Food manufacturers see sunflower oil as healthier non-GMO option

By Ken Roseboro

Published: February 25, 2016

Category: Organic and Non-GMO Ingredients

More food manufacturers are switching to sunflower oil because of its “clean,” non-GMO, and trans fat free status, and consumer perception as a healthier oil.

Demand for healthier, non-GMO oil

“We are seeing small to large food manufacturers switching to sunflower oil,” says John Sandbakken, executive director of the National Sunflower Association. “They are adding sunflower oil because it has an exceptional fat profile with less than 10% unhealthy saturated fat, no trans fat, and over 90% healthy unsaturated fat.”

Rick Robbins, general manager at Colorado Mills, sees steady interest in his company’s sunflower oil. “A lot of distributors for restaurants and bakeries and snack food manufacturers want a healthier, non-GMO oil,” he says.

According to Robbins, there is a move away from GMO soybean and canola oils.

“Soybean and canola have been the predominant oils but there has been a major drop in those oils in the marketplace,” he says. “It’s being driven by the consumers; they are being more vocal about what they want.”

According to the International Food Information Council Foundation’s 2015 Food and Health Survey, 56% of Americans rated sunflower oil as either “extremely healthful” or “somewhat healthful.”

The growing demand for sunflower oil is in line with the “clean” label trend in the food industry as food companies use fewer, simpler ingredients.

“As consumer demand for more natural and wholesome foods continues to grow, it’s not surprising that food manufacturers are creating cleaner labels and healthier ingredient decks,” Sandbakken says. “For those who want to make the non-GMO claim and have a cleaner label, sunflower oil fits the bill.”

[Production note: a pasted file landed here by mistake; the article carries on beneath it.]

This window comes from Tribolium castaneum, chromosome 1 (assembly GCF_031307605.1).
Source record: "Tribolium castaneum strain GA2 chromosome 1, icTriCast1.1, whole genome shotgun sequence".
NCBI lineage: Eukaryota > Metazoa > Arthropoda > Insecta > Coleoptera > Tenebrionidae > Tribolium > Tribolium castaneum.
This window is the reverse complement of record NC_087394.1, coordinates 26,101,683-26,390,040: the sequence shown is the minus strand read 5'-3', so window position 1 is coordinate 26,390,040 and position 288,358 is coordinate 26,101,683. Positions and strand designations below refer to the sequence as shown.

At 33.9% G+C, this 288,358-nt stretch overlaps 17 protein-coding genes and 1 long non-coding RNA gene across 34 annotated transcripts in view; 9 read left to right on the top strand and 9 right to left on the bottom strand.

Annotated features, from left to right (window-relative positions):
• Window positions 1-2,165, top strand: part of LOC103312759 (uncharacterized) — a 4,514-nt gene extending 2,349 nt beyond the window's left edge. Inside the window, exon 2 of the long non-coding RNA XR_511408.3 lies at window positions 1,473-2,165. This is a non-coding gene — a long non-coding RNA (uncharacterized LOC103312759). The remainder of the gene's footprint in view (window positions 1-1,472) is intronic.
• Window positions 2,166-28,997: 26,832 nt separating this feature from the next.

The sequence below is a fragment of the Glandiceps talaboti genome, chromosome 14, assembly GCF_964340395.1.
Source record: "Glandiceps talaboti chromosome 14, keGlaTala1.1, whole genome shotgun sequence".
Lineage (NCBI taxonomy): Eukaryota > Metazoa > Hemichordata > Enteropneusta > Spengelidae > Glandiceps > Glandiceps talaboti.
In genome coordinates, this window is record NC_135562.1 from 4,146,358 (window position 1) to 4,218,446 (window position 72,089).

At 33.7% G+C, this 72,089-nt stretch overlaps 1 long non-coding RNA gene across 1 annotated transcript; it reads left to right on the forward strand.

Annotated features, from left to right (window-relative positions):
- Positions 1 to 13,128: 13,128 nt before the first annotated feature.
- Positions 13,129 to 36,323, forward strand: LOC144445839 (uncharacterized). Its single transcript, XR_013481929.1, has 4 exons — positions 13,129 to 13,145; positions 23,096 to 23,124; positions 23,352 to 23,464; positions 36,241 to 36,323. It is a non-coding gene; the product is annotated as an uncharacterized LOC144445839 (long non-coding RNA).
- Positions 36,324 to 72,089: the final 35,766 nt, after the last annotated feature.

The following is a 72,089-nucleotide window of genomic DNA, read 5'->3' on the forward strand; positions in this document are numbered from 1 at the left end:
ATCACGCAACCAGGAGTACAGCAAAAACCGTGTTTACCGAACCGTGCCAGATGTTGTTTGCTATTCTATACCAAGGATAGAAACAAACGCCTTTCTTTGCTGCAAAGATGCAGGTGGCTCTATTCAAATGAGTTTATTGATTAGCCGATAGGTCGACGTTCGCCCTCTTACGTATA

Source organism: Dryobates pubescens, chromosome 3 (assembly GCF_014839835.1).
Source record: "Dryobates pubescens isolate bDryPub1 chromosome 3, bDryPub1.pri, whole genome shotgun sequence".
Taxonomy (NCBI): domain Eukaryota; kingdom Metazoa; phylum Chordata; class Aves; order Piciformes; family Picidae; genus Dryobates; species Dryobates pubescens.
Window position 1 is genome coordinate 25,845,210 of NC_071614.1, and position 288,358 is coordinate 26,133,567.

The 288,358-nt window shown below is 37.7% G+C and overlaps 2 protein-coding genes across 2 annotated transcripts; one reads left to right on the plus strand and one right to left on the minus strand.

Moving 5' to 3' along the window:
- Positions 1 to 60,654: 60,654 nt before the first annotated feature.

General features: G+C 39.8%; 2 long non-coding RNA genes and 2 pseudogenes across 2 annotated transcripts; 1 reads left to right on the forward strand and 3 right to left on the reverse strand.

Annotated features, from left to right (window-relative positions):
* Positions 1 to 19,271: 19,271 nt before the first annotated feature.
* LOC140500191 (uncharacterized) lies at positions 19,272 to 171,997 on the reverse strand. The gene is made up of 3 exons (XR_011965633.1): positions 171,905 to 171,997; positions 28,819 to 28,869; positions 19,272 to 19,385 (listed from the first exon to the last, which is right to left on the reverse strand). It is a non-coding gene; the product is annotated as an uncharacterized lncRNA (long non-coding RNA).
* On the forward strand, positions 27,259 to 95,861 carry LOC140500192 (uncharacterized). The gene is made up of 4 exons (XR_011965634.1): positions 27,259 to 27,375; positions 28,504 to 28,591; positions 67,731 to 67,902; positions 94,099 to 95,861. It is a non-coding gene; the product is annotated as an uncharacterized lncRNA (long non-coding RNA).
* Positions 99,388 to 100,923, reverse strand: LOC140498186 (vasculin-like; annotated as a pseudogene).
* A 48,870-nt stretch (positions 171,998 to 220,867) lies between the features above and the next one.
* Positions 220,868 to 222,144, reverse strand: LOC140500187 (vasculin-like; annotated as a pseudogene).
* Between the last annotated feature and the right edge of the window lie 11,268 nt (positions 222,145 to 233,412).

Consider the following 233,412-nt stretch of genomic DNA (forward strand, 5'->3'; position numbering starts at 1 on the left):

Industry choice to stay non-GMO

A big driver for the interest in sunflower oil is its non-GMO status, which is likely to remain that way for two reasons. First, it is difficult for scientists to genetically alter sunflowers. Second, sunflower has many wild and weedy related species, and GMOs could pass to these wild species, which could proliferate in the environment.

As a result, Sandbakken says: “As an industry it’s been our choice to stay non-GMO.”

While sunflower oil has many food applications, Sandbakken says the main users of sunflower oil are snack food manufacturers. For example, Canada-based Neal Brothers Foods creates “better for you” snack options that use whole, natural and organic ingredients. “Many of our snack foods contain sunflower oil since it provides a clean light taste. It is also very stable at the high temperature needed for cooking our potato chips and popcorn,” says Peter Neal, co-owner of Neal Brothers.  “When our customers pick up a package of our kettle cooked chips, they are looking for natural ingredients. Non-GMO sunflower oil assures them that we are creating premium snacks with the best quality ingredients.”

Robbins says larger companies such as Frito Lay and Kettle brand have switched to sunflower oil. Other large companies that have recently switched to sunflower oil include Wal-Mart, which introduced bottled sunflower oil in 2013, and Chipotle, which switched to sunflower oil as part of its commitment to non-GMO ingredients.

With the growing demand for non-GMO sunflower oil, US farmers are planting more sunflower acreage. According to the U.S. Department of Agriculture, 2015’s sunflower crop was a record breaking crop with production increasing by 32% over 2014. The average yield of oil-type sunflower varieties increased from 119 pounds in 2014 to a record high 1,579 pounds per acre in 2015.

(Information also provided by the National Sunflower Association)

© Copyright The Organic & Non-GMO Report, 2016


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